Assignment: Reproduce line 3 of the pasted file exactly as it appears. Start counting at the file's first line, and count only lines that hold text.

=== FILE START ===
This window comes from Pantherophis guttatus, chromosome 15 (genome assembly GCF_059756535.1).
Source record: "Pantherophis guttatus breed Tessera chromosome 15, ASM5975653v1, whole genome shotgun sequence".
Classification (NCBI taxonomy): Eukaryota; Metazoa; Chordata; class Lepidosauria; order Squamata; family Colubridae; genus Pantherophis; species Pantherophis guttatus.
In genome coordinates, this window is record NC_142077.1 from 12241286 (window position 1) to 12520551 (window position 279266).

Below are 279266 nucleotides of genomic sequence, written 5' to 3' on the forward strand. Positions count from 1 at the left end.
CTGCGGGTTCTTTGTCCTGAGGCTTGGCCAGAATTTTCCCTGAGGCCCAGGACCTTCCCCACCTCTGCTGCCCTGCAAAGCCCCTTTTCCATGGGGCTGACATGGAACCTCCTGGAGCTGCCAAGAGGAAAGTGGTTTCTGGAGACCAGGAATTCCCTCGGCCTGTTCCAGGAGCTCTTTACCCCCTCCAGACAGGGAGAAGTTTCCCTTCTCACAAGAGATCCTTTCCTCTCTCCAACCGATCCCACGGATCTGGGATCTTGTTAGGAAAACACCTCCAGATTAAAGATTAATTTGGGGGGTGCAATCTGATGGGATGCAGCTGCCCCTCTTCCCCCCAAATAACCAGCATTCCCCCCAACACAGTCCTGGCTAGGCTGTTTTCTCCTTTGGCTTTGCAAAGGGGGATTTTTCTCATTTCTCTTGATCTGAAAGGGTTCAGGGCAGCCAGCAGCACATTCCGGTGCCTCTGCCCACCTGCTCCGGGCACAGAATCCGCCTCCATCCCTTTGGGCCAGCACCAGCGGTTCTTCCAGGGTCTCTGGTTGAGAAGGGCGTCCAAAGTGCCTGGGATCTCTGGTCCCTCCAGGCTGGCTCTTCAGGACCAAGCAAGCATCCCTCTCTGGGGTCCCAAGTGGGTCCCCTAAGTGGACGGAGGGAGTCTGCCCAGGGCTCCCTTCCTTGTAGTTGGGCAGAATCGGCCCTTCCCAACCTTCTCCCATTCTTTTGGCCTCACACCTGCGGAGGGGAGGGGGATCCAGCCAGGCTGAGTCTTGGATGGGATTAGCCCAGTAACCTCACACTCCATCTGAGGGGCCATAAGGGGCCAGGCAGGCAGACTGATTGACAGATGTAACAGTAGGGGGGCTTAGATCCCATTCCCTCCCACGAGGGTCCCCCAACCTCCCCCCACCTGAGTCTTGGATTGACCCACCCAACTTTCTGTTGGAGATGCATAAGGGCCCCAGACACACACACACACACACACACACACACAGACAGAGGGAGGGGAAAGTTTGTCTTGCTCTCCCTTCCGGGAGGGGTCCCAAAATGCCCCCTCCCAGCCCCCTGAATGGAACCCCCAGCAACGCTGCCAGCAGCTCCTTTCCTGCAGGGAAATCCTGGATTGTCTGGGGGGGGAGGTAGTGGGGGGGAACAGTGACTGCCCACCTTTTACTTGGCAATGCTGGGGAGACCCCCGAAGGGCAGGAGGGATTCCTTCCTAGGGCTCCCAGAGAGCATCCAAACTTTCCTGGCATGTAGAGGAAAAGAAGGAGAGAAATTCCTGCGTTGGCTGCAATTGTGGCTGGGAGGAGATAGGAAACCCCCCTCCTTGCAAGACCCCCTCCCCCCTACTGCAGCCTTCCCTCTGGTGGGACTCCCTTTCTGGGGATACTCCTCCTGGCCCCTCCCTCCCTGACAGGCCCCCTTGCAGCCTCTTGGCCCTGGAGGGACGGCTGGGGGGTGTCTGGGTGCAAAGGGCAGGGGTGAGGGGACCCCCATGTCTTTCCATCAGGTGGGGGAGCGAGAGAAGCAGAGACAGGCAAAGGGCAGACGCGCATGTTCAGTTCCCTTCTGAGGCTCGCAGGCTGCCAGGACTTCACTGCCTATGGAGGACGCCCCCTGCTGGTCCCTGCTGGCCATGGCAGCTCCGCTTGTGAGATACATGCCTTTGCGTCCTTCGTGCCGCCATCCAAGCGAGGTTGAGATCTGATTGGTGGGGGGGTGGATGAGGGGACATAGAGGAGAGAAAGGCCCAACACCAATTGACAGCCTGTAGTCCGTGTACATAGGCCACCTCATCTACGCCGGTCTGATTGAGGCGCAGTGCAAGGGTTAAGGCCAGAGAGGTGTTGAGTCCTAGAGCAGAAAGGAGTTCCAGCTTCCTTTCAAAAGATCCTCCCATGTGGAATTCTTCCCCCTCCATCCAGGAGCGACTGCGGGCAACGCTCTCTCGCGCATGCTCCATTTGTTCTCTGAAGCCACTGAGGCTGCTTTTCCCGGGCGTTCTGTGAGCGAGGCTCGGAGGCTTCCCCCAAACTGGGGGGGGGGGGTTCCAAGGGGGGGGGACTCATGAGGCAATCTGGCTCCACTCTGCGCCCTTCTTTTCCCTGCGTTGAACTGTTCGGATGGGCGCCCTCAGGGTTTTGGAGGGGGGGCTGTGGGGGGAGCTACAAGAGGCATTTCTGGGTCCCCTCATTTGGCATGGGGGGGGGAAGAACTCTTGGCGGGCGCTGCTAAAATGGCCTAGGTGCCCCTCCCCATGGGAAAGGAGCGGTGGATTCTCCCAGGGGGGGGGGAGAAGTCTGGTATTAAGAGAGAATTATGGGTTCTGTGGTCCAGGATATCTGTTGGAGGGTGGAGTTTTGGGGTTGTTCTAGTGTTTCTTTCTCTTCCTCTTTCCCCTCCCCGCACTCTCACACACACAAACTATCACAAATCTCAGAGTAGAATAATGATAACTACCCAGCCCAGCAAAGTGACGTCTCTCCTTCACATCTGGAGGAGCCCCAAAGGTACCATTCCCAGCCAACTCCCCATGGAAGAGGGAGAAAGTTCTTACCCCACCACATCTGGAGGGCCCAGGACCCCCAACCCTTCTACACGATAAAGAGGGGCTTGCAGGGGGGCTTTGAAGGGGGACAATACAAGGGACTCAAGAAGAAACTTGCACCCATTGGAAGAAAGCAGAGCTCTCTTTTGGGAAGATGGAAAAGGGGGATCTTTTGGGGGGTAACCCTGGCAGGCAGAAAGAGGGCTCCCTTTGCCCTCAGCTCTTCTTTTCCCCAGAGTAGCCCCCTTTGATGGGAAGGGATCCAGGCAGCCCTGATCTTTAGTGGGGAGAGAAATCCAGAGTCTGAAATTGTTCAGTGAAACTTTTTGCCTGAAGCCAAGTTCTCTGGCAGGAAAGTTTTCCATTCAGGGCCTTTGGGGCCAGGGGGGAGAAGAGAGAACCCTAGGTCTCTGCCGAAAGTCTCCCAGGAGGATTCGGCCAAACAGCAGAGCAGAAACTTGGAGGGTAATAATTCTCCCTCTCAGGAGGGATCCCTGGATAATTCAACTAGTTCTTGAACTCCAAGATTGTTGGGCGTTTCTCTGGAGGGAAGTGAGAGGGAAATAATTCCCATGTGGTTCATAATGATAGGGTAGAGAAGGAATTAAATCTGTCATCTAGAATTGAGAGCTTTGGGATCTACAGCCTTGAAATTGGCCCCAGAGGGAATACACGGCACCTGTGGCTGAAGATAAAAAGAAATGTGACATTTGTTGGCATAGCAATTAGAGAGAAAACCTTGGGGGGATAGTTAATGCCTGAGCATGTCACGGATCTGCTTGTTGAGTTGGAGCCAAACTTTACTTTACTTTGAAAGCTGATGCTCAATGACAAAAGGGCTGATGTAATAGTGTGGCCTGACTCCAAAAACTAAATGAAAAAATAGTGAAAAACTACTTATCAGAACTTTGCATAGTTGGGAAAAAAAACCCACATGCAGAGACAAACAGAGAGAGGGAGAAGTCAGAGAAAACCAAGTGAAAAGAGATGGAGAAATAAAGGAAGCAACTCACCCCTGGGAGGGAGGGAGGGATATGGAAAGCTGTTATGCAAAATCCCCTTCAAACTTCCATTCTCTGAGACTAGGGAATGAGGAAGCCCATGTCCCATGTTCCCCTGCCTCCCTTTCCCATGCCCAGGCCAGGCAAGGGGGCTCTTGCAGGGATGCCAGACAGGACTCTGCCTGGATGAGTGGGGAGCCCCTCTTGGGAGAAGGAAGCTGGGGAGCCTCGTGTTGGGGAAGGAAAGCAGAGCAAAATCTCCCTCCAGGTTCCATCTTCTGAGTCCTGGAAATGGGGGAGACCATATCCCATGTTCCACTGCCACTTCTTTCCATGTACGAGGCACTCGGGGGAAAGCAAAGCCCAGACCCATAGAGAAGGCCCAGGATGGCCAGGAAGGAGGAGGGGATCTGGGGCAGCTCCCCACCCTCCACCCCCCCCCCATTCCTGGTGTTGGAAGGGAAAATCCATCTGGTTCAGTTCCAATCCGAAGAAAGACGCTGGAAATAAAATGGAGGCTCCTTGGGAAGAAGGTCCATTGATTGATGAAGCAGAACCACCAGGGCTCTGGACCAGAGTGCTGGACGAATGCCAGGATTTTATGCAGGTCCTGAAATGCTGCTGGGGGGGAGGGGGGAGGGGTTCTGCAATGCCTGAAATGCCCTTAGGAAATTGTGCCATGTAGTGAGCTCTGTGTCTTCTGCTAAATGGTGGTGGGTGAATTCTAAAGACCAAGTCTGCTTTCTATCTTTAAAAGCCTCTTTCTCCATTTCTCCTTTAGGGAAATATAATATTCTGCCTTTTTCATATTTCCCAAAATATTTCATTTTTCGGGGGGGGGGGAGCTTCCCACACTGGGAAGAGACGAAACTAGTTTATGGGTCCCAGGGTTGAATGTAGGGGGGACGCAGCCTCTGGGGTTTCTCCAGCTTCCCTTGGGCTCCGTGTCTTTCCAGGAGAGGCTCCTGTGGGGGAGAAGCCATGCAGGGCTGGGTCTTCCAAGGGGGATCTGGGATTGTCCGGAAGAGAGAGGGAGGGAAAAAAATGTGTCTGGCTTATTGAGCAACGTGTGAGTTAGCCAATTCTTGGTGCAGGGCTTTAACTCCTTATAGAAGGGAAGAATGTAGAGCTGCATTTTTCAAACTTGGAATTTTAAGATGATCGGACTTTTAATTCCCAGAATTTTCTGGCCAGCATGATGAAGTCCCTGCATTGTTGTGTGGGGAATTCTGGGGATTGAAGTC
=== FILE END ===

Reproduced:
Classification (NCBI taxonomy): Eukaryota; Metazoa; Chordata; class Lepidosauria; order Squamata; family Colubridae; genus Pantherophis; species Pantherophis guttatus.